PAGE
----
Hepatitis B virus reactivation in adjuvant chemotherapy for breast cancer.
Summary of "Hepatitis B virus reactivation in adjuvant chemotherapy for breast cancer."
Immunosuppressive therapy, such as chemotherapy or the use of corticosteroids, may stimulate reactivation of hepatitis B virus (HBV). Most of these episodes occur in patients whose hepatitis B surface antigens are positive (HBsAg+). We report a case of HBV reactivation in a patient with negative HBsAg during chemotherapy for breast cancer, in spite of avoiding corticosteroids. A 68-year-old woman received adjuvant chemotherapy for breast cancer. Her serological examinations showed that HBsAg, HBeAg, and HBV-DNA were all negative. Her chemotherapy consisted of CAF (cyclophosphamide 500 mg/m(2), doxorubicin 50 mg/m(2), fluorouracil 500 mg/m(2)) without administration of corticosteroids. She received six cycles of CAF. At day 27 after her sixth CAF, she was admitted to the hospital with acute hepatitis B virus (HBV) reactivation. She received glycyrrhizinic acid by intravenous injection (80 mg/day), ursodeoxycholic acid (300 mg/day), and entecavir (0.5 mg/day). Then she received interferon by intravenous injection (3 million units/day), prednisolon by intravenous injection (45 mg/day), and plasma exchange therapy. However, she died of liver failure. This is a rare case in which HBV reactivation occurred in an HBsAg negative patient during chemotherapy without using corticosteroids. This episode suggests that HBV reactivation may occur during chemotherapy in any patient with a history of HBV infection. Therefore, we recommend checking HBsAg, HBsAb, and HBcAb before starting chemotherapy. Moreover, with positive HBsAb or/and HBcAb patients, HBV-DNA should be checked before starting chemotherapy and monitored during chemotherapy by a sensitive PCR method.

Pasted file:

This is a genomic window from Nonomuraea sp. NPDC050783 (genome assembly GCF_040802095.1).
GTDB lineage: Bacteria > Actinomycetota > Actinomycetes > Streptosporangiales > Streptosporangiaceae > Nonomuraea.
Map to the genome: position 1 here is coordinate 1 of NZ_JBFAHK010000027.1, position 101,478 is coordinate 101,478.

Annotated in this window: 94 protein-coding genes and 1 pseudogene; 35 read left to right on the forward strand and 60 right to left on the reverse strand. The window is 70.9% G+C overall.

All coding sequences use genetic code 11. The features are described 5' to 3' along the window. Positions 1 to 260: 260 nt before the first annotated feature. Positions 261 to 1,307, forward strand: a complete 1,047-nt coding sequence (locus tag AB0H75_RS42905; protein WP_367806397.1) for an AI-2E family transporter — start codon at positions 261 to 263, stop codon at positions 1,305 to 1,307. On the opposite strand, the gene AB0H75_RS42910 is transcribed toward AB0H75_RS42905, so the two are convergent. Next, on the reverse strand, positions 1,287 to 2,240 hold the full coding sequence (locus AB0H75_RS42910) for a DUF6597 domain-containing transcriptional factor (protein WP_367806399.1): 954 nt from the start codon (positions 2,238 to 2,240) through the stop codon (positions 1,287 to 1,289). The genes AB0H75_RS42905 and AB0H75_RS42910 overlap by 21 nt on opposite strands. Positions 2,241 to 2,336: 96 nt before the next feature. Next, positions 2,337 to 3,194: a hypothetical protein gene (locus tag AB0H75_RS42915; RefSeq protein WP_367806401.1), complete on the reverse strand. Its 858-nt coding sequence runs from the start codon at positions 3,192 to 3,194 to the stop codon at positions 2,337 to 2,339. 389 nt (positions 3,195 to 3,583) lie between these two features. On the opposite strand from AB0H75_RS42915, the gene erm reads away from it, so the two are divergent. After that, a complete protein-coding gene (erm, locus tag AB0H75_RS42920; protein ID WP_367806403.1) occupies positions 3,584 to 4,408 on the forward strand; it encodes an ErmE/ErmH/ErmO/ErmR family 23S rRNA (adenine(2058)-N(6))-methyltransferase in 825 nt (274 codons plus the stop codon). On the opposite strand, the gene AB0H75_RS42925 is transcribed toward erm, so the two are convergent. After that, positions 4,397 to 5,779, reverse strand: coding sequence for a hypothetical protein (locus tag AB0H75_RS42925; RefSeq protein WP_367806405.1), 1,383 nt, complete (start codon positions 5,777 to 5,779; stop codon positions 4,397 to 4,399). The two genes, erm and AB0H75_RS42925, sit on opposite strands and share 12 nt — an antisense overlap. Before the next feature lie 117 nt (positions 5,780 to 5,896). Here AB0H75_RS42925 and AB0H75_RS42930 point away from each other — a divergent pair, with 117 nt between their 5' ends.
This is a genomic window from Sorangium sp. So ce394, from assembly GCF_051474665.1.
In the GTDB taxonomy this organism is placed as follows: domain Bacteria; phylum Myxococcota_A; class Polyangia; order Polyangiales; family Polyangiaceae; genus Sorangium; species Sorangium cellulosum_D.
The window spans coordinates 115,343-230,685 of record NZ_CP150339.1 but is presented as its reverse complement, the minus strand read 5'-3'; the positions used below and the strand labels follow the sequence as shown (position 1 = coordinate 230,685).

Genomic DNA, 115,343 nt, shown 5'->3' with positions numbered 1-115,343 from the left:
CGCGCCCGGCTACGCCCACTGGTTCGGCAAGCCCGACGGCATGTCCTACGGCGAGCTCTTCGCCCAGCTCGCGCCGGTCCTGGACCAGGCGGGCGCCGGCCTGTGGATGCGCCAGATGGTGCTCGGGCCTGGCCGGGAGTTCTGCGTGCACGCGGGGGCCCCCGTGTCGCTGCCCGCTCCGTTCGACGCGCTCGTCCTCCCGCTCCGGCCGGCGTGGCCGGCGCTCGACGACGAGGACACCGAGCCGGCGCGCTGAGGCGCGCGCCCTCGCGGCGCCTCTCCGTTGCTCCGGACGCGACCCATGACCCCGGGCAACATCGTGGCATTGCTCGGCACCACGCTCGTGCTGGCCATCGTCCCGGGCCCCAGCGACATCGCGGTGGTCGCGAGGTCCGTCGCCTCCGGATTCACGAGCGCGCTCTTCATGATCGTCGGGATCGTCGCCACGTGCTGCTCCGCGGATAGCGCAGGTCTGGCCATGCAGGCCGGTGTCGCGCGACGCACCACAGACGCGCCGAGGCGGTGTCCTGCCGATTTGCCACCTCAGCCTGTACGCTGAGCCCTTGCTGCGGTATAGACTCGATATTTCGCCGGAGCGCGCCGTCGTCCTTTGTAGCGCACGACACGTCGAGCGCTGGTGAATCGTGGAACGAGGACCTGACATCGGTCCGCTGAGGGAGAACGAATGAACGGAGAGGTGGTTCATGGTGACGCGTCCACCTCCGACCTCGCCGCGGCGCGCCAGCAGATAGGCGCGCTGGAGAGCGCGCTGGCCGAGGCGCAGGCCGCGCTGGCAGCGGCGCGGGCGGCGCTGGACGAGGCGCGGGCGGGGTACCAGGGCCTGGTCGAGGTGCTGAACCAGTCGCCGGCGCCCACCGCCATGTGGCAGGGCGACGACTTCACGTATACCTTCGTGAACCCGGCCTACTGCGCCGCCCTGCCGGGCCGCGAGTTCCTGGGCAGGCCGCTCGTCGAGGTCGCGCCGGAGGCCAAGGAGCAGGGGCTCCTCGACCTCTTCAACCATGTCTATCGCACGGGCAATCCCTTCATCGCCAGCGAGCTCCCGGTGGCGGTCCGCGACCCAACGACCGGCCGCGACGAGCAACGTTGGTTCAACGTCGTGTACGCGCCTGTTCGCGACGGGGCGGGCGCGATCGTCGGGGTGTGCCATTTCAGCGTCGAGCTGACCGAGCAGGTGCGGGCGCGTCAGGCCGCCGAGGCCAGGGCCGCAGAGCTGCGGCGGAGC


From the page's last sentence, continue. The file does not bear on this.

Department of Breast Surgery, Japanese Foundation for Cancer Research, 3-10-6 Ariake, Koto-ku, Tokyo, Japan, firstname.lastname@example.org.
This article was published in the following journal.
Name: Breast cancer (Tokyo, Japan)
- PubMed Source: http://www.ncbi.nlm.nih.gov/pubmed/20658270
- DOI: http://dx.doi.org/10.1007/s12282-010-0213-x
Medical and Biotech [MESH] Definitions
Drug therapy given to augment or stimulate some other form of treatment such as surgery or radiation therapy. Adjuvant chemotherapy is commonly used in the therapy of cancer and can be administered before or after the primary treatment.
A family of hepatotropic DNA viruses which contains double-stranded DNA genomes and causes hepatitis in humans and animals. There are two genera: AVIHEPADNAVIRUS and ORTHOHEPADNAVIRUS. Hepadnaviruses include HEPATITIS B VIRUS, duck hepatitis B virus (HEPATITIS B VIRUS, DUCK), heron hepatitis B virus, ground squirrel hepatitis virus, and woodchuck hepatitis B virus (HEPATITIS B VIRUS, WOODCHUCK).
Radiotherapy given to augment some other form of treatment such as surgery or chemotherapy. Adjuvant radiotherapy is commonly used in the therapy of cancer and can be administered before or after the primary treatment.
Hepatitis A Virus
A species in the genus HEPATOVIRUS containing one serotype and two strains: HUMAN HEPATITIS A VIRUS and Simian hepatitis A virus causing hepatitis in humans (HEPATITIS A) and primates, respectively.
Proposed as an adjuvant to cancer chemotherapy; may have radiation protective properties.
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